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A confident look passes across your face, maybe the slightest hint of a cheeky grin, victory is in sight my friend! This is the question that makes you a million, wins you that holiday of a lifetime, gives you the title of office genius, or gets you that elusive slice of pie on the Trivial Pursuit board.
You know this one…. don’t you?
‘Harry Brearley!! It’s Harry Brearley!! Isn’t it?’ Well, the answer may not be so clear cut…
Since the dawn of man colonies have raced against each other to uncover new technologies, to be the first to stamp their names on a discovery, and although we’ve evolved over millions of years, (most of us, anyway), the urge to be the first remains at the very core of our nature. This sense of passion and pride can lead some of the more unscrupulous humans to claim others discoveries as their own. Of course many breakthroughs are genuinely made in tandem, or are simultaneously occurring, but unless you can categorically prove that you were the pioneer of these incredible findings, then the other party involved will always dispute the fact.
And so we come to stainless steel.
The first point to note is that ‘inventor’ is a very ambiguous term. Is this the first person to think, to document, to patent, or to produce? The second point is that stainless steel wasn’t truly defined until 1911, so are we to cast aside those chromium-iron alloys that don’t quite meet the minimum requirement of 10.5% chromium?
It seems like anyone and everyone has a different claim to being labelled the ‘inventor’ of stainless steel; from Britain, Germany, France, Poland, the U.S.A., and even Sweden.
The cogs were set in motion by Englishmen Stoddart and Faraday circa 1820 and Frenchman Pierre Berthier in 1821. These scientists, among others, noted that iron-chromium alloys were more resistant to attack by certain acids, but tests were only carried out on low chromium content alloys. Attempts to produce higher chromium alloys failed primarily because of scientists not understanding the importance of low carbon content.
In 1872 another pair of Englishmen, Woods and Clark, filed for patent of an acid and weather resistant iron alloy containing 30-35% chromium and 2% tungsten, effectively the first ever patent on what would now be considered a stainless steel. However, the real development came in 1875 when a Frenchman named Brustlein detailed the importance of low carbon content in successfully making stainless steel. Brustlein pointed out that in order to create an alloy with a high percentage of chromium, the carbon content must remain below around 0.15%.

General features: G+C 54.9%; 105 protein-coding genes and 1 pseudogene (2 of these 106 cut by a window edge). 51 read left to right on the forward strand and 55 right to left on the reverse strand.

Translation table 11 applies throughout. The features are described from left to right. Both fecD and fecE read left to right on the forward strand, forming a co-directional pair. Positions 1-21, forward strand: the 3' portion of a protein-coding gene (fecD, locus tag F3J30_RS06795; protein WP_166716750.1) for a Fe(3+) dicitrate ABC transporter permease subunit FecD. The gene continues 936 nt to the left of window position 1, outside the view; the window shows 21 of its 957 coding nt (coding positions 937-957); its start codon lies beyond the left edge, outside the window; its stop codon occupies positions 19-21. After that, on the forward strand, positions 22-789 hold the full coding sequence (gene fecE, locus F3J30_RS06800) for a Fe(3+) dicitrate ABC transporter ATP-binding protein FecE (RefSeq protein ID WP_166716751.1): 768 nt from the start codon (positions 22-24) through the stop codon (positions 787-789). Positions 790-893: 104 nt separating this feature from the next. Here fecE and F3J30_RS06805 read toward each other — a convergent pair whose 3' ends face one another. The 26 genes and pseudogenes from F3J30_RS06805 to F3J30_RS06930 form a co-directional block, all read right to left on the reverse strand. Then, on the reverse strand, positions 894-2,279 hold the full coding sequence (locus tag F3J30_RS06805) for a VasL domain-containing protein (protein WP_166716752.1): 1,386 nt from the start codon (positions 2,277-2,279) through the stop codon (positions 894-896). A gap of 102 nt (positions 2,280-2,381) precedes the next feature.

Thus ensued two decades of stagnation for the development of stainless steel, and while many scientists attempted to create a low carbon stainless steel, none succeeded.
It wasn’t until 1895, when Hans Goldschmidt of Germany developed the aluminothermic reduction process for producing carbon-free chromium, that development of stainless steels became a reality.
In 1904 French Scientist Leon Guillet undertook extensive research on many iron-chromium alloys.
Guillet’s work included studies on the composition of what would now be known as 410, 420, 442, 446 and 440-C. In 1906 Guillet went on to analyse iron-nickel-chrome alloys, which would now be considered the basics of the 300 series. However, while noting the chemical composition of his alloys, Guillet failed to acknowledge the potential corrosion resistance of his materials.
In 1909 Englishman Giesen published an in-depth work regarding chromium-nickel steels, while the French national, Portevin, studied what is now regarded as 430 stainless steel. However, it wasn’t until 1911 that the importance of a minimum chromium content was discovered by Germans P. Monnartz and W. Borchers. Monnartz and Borchers discovered the correlation between chromium content and corrosion resistance, stating that there was a significant boost in corrosion resistance when at least 10.5% chromium was present. The pair also published detailed works on the effects of molybdenum on corrosion resistance.